FAQ: Thyroid Nodules



What are the symptoms of a thyroid nodule?

The term thyroid nodule refers to any growth of thyroid cells into a lump within the thyroid. Most thyroid nodules do not cause any symptoms. Rarely, a nodule can cause pain, difficulty swallowing or breathing, hoarseness, or hyperthyroid symptoms.


What causes a thyroid nodule?

Thyroid cancer is the most important cause of a thyroid nodule. Fortunately, cancer occurs in less than 10% of nodules (see the Thyroid Cancer brochure). This means that about 9 of 10 nodules are benign (noncancerous); these include colloid nodules, follicular neoplasms, and thyroid cysts. Autonomous nodules, which overproduce thyroid hormone, can occasionally lead to hyperthyroidism. We do not know what causes most noncancerous thyroid nodules to grow.


How is a thyroid nodule diagnosed?

Most nodules are discovered during an examination of the neck for another reason. Blood tests of thyroid hormone (thyroxine, or T4) and thyroid-stimulating hormone (TSH) are usually normal. Specialized tests are necessary to determine whether a thyroid nodule is cancerous. You may be asked to undergo a thyroid fine needle biopsy, a thyroid scan, and/or a thyroid ultrasound.

  • Thyroid fine needle biopsy. This simple procedure is done in the doctor’s office, and patients usually return home or to work after the biopsy without any ill effects. Your doctor will use a very thin needle to withdraw cells from the thyroid nodule. The cells are then examined under a microscope. A benign (noncancerous) result is found in 50% to 60% of biopsies. A definite cancer is found in about 5% of biopsies. A suspicious result, which is found in about 10% of biopsies, may lead to further testing (a thyroid scan) or surgery. In up to 20% of biopsies, there are not enough cells to make a diagnosis. These nodules may be re-evaluated with a second fine needle biopsy.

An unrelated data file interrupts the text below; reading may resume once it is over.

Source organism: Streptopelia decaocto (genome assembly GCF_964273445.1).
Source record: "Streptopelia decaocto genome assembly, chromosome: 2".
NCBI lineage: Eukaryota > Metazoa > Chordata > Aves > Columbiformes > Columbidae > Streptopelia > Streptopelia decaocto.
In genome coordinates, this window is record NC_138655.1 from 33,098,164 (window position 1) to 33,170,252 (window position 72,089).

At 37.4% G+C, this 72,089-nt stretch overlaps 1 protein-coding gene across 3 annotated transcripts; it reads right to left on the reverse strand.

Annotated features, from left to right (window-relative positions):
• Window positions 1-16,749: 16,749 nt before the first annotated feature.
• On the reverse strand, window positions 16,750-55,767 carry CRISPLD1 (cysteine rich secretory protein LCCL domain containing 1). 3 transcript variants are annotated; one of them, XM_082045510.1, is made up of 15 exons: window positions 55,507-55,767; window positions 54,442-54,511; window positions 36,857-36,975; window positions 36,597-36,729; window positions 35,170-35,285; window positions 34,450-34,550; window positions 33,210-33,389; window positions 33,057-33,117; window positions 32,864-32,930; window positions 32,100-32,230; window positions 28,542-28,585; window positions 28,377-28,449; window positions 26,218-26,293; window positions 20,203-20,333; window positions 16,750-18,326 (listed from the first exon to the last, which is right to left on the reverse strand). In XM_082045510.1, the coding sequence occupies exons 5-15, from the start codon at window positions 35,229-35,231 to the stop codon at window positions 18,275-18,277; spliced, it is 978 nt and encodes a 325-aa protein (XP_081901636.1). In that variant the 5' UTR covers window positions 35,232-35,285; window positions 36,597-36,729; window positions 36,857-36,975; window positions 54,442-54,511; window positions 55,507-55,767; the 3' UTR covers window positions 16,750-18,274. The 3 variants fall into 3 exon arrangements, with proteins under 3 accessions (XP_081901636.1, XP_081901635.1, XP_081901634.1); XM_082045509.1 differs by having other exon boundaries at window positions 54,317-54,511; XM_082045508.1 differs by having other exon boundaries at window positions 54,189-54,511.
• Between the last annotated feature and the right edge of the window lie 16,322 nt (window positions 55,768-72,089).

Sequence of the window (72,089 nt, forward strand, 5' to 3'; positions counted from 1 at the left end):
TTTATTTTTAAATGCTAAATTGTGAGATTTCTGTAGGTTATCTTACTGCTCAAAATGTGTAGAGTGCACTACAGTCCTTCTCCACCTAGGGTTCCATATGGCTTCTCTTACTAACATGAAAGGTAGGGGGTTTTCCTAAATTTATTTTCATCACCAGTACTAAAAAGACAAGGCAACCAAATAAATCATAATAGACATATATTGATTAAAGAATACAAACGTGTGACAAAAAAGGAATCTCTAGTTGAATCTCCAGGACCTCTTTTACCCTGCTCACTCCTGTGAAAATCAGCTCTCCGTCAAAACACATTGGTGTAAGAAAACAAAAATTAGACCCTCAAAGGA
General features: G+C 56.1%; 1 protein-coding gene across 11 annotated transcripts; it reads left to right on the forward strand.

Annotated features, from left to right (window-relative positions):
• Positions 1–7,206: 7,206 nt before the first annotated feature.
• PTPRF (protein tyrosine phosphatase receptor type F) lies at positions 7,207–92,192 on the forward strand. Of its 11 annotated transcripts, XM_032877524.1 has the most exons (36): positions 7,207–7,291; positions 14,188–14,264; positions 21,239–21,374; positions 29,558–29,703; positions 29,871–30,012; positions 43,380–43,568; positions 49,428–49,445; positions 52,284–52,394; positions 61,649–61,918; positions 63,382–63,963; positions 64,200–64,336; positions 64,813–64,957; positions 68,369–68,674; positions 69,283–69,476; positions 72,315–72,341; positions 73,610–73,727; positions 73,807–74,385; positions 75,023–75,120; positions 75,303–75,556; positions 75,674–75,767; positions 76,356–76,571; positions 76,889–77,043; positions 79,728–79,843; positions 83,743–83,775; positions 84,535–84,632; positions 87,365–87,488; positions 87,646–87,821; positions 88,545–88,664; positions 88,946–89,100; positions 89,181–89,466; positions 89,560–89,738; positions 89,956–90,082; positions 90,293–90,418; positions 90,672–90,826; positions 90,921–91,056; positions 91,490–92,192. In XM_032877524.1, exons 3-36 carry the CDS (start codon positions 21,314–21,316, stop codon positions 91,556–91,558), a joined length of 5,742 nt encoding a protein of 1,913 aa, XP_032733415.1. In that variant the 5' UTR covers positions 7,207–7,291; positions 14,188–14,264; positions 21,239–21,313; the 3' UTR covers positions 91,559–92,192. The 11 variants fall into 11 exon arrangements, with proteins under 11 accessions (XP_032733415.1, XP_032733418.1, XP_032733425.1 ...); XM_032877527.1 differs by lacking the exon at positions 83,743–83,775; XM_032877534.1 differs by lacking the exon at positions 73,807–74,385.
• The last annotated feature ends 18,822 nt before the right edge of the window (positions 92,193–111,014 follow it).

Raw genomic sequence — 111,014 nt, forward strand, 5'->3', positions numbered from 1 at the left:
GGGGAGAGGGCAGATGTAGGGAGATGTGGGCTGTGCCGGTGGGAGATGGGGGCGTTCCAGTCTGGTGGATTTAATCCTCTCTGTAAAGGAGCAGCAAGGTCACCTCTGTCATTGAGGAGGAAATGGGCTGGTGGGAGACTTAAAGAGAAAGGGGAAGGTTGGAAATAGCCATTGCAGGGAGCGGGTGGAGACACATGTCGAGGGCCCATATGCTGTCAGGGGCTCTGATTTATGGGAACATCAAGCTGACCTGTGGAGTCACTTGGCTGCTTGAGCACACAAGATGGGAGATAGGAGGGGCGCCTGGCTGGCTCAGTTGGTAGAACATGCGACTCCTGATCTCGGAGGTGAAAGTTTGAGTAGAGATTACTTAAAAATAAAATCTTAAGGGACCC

• Thyroid scan. A thyroid scan uses a small amount of a radioactive substance, usually radioactive iodine, to obtain a picture of the thyroid gland. A “cold” nodule means that the nodule is not functioning normally. A patient with a “cold” nodule is sent to have a fine needle biopsy of the nodule. A “functioning”, or “hot”, nodule means that the nodule is taking up radioactive iodine to a degree that is either similar to or greater than the uptake of normal cells. The likelihood of cancer in these nodules is very low.
  • Thyroid ultrasound. Thyroid ultrasound, which uses sound waves to obtain a picture of the thyroid, can determine if a nodule is solid or cystic. The ultrasound can be used to keep an eye on benign thyroid nodules to see if they are growing. Thyroid ultrasound also can be used to localize the nodule and assist the placement of the needle within the nodule during a fine needle biopsy. Ultrasound is especially helpful if the nodule is hard to feel.



How are thyroid nodules treated?

An experienced thyroid surgeon should remove all thyroid nodules thought to contain a thyroid cancer. Benign thyroid nodules need to be watched closely, with at least annual examinations. You may be given thyroid hormone suppression therapy to try to shrink the nodule.


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